Mark Hunt didn’t imagine he’d be living in a field when he moved to Spokane about a year ago.
But after promises of a place to stay with friends fell through, that’s where Hunt, 41, finds himself, in a lot near Sacred Heart Medical Center, where he wards off the cold with piles of sleeping bags. He didn’t like the atmosphere of the emergency shelter he tried.
Such shelters can be rough-and-tumble places.
“I’m not a people person, that’s one of my disabilities,” says Hunt, who suffers from bipolar disorder. He adds that he has permission to sleep where he does. “I just prefer to be outside better. … It’s actually safer than missions; you don’t lose stuff.”
It’s a long way from living on fishing boats and crashing on friends’ couches, like he used to do in Seattle. And it’s why Hunt showed up last Thursday to Homeless Connect. The one-day event is an experiment that brings social services under one roof for the region’s homeless — and counts each one as they pass through its doors.
This is the first year for the program in Spokane.
As he talks about his life, a barber trims his hair. Mentally and physically disabled, Hunt has been settling debts with the $1,078 monthly stipend he receives in Social Security disability. The medical bills from breaking his heel about a year ago. Back taxes he’s owed since 1997.
Hunt wants to find an apartment by Feb. 5, a studio or one-bedroom. If that doesn’t pan out, maybe he’ll head back to Montana, where he was born.
The haircut, performed for free by a volunteer, helps him “clean up,” Hunt says.
“I try to keep clean and sober,” he adds. “That’s the only way you’re going to get ahead.”
Homeless Connect is designed so guys like Hunt can get all these services they need without facing daunting travel logistics.
“One of the real serious problems for the homeless in this community is they have to go to so many locations,” says Ron Hardin, the event’s spokesman. “They often have to stand in line, they often have to take a bus to all of these 35 different locations.”
The idea came from other cities around the country — including San Francisco and Tacoma — that began hosting such events as early as 2004.
Held at the Emmanuel Family Life Center in the Perry neighborhood, Homeless Connect offered haircuts, lunch, free blankets and clothing, medical and dental exams and a convention-style set-up with dozens of social-service providers, from Volunteers of America to Spokanimal, from the Community Health Association of Spokane (CHAS) to the state Department of Health and Family Services.
Hardin says the Spokane Homeless Coalition, which put the event together, now wants to do this annually.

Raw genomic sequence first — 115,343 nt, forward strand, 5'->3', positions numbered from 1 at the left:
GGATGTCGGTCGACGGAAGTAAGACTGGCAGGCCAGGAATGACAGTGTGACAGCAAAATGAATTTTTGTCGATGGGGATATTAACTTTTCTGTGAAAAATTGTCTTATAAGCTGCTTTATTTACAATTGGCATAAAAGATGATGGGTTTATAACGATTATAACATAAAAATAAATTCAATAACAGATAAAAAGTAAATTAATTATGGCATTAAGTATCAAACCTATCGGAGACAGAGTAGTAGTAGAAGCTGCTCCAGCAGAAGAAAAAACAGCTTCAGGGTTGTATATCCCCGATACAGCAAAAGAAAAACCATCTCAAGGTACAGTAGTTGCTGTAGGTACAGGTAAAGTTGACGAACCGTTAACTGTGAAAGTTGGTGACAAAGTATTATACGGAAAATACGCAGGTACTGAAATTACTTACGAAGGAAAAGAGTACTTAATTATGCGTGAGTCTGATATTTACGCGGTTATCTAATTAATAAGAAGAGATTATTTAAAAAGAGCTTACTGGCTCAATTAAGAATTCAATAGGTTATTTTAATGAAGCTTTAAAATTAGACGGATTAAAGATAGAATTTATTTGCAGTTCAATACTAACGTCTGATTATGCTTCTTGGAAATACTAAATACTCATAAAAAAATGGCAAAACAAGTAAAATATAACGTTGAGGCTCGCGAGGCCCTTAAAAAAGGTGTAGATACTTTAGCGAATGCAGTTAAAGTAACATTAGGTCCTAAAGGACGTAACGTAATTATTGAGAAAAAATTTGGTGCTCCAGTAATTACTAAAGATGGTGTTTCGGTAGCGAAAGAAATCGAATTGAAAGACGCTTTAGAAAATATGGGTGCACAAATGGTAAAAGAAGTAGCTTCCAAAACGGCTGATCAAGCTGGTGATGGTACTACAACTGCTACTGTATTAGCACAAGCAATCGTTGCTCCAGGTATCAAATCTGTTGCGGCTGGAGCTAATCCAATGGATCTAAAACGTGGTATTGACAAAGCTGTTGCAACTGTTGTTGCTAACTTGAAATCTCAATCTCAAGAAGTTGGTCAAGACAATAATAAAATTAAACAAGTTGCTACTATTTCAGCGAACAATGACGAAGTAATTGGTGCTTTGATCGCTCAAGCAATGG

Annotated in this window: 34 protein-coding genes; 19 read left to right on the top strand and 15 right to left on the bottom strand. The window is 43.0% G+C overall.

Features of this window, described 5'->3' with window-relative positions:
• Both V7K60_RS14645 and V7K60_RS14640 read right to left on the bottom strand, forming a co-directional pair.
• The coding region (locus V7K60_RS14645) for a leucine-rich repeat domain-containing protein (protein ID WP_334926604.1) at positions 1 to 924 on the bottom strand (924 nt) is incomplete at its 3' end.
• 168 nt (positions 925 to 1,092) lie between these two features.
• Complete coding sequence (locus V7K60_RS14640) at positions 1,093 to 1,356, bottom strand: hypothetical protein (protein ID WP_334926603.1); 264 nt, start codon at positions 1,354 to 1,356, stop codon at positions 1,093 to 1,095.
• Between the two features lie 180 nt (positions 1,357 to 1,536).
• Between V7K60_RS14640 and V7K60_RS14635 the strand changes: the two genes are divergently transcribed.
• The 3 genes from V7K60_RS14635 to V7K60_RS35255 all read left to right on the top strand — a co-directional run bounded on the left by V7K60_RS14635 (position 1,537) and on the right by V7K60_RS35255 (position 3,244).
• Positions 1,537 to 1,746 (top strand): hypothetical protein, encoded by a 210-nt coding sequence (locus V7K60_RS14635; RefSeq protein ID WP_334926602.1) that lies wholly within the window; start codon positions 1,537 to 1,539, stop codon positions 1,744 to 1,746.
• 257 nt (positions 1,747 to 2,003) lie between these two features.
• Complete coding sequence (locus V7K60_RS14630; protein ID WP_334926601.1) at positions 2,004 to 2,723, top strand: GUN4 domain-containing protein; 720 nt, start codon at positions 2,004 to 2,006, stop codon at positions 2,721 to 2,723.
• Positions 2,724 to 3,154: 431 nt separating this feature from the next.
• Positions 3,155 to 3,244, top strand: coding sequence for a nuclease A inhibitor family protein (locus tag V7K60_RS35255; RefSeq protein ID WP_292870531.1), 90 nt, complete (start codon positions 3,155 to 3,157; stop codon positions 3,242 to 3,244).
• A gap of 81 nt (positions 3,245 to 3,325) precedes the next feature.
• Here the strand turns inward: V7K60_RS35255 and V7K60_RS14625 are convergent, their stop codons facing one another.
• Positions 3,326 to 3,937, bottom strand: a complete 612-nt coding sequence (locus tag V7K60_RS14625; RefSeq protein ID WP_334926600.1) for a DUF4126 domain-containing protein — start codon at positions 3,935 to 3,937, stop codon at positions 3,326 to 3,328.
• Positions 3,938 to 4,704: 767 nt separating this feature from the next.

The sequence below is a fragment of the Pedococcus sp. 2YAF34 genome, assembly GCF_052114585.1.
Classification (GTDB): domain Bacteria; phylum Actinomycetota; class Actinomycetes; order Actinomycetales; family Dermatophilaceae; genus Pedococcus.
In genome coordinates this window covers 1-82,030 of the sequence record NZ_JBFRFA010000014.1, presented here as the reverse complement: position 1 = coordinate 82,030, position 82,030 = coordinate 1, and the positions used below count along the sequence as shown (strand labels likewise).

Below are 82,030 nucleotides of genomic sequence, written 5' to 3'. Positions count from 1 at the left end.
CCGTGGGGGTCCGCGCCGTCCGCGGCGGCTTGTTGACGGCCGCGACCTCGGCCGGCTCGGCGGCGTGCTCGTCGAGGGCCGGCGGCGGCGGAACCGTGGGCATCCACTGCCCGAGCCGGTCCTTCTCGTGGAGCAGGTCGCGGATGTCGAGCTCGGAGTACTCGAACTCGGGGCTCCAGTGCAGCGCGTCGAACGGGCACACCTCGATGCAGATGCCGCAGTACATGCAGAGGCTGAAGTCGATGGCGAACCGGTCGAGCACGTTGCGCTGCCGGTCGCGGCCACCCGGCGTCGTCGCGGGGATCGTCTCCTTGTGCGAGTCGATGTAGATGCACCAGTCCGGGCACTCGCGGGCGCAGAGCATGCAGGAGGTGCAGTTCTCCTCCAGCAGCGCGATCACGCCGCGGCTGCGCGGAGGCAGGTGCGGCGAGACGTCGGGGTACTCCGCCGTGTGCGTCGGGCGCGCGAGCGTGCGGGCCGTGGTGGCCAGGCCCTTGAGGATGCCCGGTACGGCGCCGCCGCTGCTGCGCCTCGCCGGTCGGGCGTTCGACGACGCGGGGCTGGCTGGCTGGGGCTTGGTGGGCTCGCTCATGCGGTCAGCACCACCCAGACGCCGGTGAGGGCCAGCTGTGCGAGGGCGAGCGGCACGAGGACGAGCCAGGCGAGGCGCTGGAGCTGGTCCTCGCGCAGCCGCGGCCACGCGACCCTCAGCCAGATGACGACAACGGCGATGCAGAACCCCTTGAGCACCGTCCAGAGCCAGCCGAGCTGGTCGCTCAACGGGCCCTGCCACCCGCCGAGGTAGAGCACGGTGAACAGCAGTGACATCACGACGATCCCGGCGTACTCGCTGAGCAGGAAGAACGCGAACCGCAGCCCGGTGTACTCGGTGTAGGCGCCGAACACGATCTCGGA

Among the bazaar of services — the main space in the community center had the feel of a county fair with booths set up offering smiling faces presenting brochures or information — volunteers count everyone coming in the door.
In years past, volunteers went searching for the homeless and counting the beds at emergency shelters. That’s still done, but this added step of having the homeless come to them is a way to count a population that not always easily found.
The annual tally helps social workers spot trends inside the community, according to Lee Jones, a spokesman in the Seattle office of the federal Department of Housing and Urban Development. If homelessness within a certain demographic — veterans, people with mental health problems, youth — is rising or falling, then social workers can direct resources to help that particular group.
“It gives you some idea of where the need is,” says Jones.
Last year, there were 1,272 homeless people officially counted in the Spokane area as living either in shelters or outside.
Many of the homeless people that Lee Nelson knows didn’t make it to Homeless Connect, he says. That’s why, on Monday morning, Nelson, a health worker with CHAS, has a sheaf of homeless-count forms in his backpack. He’s trekking with his co-worker, Ilze Zarins-Ilgen, into Spokane’s homeless encampments. It’s part of their regular rounds, but also a chance to help make sure these folks are counted.
Nelson, 50, is a former heroin addict who was once homeless himself. He’s familiar with the places transients and others find to sleep or commune or party. It’s a universe apart from ordinary life, yet so close. They’re in the dry spaces under the rumble of highway overpasses, in concealed tent camps tucked under rail trestles or on the riverbanks just out of sight of city parks.
Nelson spends part of each weekday tramping out to these scattered encampments. He offers dry socks from his backpack and tries to build a rapport with the homeless in order to find them help.
Today he and Zarins-Ilgen navigate ice made slick from rain as they move up hills and descend down to the banks of the Spokane River. They check a dozen spots regularly, though many locations have several different camps. Many are easy to spot during winter, built near bare trees. At several locations, they find rumpled tarps, ruined campfires, crushed soup and beer cans, piles of dingy clothes.
“Some days you won’t find anybody,” he says. “Other days, you’ll find 10 or 12 people.”
Today is one of the former. Aside from one woman sleeping in a car who has waved the pair off several different times and does so again today, the workers find no homeless. Nelson drops off new pairs of socks to all the dry sleeping spots. They’d poked a few lumpy-looking blankets too, making sure no one lay underneath.
They found none, a small bit of good news for Nelson, who’s says he’s never found anyone dead.
“Not yet, thank God,” he says. “That’s my worst nightmare.”